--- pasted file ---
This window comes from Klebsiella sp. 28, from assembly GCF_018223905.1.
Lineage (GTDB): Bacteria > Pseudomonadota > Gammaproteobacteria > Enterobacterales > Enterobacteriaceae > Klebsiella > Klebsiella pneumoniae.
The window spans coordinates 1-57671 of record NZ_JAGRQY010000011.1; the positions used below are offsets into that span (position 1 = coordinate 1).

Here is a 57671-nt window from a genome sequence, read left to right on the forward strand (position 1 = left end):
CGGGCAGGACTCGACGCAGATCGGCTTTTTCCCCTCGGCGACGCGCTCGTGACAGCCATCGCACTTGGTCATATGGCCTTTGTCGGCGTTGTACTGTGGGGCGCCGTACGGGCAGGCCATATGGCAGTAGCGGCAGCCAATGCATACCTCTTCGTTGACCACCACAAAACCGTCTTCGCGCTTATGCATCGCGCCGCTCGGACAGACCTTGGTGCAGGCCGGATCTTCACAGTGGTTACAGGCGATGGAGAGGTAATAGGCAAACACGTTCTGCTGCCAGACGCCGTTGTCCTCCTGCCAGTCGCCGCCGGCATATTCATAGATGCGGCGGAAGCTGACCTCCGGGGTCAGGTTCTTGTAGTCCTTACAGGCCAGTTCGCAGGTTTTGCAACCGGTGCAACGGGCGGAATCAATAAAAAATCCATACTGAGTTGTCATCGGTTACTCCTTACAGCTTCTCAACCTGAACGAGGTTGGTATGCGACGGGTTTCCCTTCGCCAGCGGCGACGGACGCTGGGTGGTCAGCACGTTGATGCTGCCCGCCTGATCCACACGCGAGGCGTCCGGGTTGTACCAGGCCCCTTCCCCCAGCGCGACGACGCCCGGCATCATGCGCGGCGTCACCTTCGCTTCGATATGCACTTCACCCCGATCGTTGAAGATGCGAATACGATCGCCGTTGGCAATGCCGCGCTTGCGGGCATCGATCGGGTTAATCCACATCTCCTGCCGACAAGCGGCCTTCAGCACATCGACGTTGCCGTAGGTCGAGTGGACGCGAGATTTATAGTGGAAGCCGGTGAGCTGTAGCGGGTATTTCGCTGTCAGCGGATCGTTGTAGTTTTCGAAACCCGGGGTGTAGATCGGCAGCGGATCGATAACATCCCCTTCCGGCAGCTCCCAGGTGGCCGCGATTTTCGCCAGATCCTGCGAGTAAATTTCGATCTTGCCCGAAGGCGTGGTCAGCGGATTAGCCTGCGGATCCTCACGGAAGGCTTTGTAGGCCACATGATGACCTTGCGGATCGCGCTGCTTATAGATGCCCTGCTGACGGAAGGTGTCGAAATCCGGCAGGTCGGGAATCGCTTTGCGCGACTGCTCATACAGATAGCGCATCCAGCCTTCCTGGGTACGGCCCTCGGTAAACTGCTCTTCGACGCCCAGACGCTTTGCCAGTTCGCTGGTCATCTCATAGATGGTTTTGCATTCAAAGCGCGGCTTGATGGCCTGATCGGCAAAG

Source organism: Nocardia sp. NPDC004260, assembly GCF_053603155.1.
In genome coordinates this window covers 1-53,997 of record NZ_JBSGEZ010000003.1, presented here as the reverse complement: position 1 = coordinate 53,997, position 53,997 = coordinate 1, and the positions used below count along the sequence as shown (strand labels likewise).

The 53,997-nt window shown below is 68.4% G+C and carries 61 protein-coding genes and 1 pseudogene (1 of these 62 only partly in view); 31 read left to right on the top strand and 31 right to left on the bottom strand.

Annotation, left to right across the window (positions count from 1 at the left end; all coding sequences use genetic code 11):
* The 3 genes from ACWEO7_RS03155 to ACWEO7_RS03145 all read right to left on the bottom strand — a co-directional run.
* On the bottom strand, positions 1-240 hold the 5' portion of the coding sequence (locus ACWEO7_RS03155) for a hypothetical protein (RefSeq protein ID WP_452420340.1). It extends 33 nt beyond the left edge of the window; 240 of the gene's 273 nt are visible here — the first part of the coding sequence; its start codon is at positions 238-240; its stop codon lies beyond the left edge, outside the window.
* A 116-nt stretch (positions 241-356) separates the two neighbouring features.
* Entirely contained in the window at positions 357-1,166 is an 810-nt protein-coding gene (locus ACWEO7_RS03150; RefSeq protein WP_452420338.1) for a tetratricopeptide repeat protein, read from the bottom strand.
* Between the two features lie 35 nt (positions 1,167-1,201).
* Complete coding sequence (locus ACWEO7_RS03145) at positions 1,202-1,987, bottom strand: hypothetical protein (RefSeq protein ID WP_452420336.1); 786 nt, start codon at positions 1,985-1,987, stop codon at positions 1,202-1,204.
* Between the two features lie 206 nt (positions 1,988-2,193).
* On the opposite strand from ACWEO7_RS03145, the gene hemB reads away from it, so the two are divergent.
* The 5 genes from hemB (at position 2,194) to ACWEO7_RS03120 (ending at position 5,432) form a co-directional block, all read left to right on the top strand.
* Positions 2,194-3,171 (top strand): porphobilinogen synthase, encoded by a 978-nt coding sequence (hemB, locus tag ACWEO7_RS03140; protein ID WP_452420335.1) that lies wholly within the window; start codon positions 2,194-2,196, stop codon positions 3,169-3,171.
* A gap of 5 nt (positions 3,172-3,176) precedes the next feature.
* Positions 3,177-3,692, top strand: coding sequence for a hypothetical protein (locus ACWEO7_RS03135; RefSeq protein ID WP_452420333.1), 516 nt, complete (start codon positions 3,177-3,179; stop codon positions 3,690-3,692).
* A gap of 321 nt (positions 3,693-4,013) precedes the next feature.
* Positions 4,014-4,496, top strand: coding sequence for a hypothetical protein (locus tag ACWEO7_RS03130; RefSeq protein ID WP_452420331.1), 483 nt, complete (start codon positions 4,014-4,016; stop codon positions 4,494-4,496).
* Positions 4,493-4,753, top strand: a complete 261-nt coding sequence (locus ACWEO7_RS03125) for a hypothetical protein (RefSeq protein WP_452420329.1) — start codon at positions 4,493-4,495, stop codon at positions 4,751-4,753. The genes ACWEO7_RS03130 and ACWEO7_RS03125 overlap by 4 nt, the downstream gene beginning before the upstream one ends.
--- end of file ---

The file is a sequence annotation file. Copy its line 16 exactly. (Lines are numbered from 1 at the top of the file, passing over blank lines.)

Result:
* Between the two features lie 206 nt (positions 1,988-2,193).